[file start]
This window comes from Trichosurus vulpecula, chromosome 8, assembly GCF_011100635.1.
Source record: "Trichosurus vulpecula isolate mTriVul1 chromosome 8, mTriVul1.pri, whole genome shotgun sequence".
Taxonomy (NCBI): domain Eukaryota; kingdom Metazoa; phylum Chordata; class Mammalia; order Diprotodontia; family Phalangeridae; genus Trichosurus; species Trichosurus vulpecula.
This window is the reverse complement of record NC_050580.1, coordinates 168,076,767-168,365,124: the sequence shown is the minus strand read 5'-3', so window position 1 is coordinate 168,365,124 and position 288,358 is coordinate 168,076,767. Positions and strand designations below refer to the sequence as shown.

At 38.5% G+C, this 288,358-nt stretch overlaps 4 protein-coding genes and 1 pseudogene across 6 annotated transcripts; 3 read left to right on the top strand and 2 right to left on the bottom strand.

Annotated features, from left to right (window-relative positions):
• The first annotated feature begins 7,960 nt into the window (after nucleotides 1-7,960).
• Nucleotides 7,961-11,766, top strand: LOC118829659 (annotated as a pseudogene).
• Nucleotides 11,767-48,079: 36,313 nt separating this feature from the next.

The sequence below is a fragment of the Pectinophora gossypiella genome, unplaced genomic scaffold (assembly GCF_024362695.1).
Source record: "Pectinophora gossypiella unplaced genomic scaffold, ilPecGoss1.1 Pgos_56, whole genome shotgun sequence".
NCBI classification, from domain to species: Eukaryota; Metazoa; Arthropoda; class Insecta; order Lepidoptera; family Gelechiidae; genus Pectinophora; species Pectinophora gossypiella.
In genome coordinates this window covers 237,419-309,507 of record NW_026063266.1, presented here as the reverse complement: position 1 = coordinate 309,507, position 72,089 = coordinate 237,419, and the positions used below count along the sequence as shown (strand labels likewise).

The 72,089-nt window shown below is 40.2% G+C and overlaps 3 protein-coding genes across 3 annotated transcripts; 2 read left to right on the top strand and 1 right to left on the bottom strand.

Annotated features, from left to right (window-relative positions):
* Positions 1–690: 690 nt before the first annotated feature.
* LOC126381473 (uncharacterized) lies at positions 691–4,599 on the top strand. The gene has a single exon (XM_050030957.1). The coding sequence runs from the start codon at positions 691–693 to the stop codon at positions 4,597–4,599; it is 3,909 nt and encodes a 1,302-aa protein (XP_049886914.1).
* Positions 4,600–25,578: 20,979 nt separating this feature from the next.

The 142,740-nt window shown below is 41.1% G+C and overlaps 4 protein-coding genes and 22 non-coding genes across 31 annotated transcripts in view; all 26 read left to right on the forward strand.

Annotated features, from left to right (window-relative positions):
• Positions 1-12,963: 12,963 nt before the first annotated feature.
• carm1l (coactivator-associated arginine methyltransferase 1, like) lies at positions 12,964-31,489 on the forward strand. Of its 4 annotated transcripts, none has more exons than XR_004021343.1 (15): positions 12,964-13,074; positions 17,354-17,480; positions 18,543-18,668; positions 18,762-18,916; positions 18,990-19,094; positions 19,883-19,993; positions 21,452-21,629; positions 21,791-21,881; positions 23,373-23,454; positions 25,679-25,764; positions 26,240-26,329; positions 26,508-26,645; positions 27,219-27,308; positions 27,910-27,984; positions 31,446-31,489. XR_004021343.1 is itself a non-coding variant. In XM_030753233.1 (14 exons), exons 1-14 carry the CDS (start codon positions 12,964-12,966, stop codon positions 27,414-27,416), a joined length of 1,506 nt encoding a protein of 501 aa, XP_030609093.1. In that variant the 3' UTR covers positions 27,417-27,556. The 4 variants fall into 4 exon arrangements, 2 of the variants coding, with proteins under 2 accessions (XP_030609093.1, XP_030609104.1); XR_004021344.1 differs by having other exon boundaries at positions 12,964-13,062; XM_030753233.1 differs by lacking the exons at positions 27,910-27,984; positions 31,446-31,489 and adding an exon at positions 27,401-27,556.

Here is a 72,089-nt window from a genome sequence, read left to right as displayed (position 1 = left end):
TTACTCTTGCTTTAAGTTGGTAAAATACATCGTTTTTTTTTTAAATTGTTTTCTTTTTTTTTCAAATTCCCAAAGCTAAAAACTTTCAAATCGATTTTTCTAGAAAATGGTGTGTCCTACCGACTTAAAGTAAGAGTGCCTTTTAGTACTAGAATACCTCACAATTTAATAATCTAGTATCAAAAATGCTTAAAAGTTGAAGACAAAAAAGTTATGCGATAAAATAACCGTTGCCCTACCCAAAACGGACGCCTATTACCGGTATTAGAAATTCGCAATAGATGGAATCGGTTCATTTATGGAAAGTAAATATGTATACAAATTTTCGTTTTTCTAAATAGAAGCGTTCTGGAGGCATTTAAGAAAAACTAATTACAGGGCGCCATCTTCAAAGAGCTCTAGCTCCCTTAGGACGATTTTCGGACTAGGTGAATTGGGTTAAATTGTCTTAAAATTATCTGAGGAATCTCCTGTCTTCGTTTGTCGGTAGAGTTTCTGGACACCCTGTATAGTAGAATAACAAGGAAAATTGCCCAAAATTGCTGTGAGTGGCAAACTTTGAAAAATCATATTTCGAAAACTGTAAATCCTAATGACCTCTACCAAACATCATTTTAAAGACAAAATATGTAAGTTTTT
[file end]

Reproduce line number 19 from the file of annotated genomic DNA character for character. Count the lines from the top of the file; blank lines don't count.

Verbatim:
The 142,740-nt window shown below is 41.1% G+C and overlaps 4 protein-coding genes and 22 non-coding genes across 31 annotated transcripts in view; all 26 read left to right on the forward strand.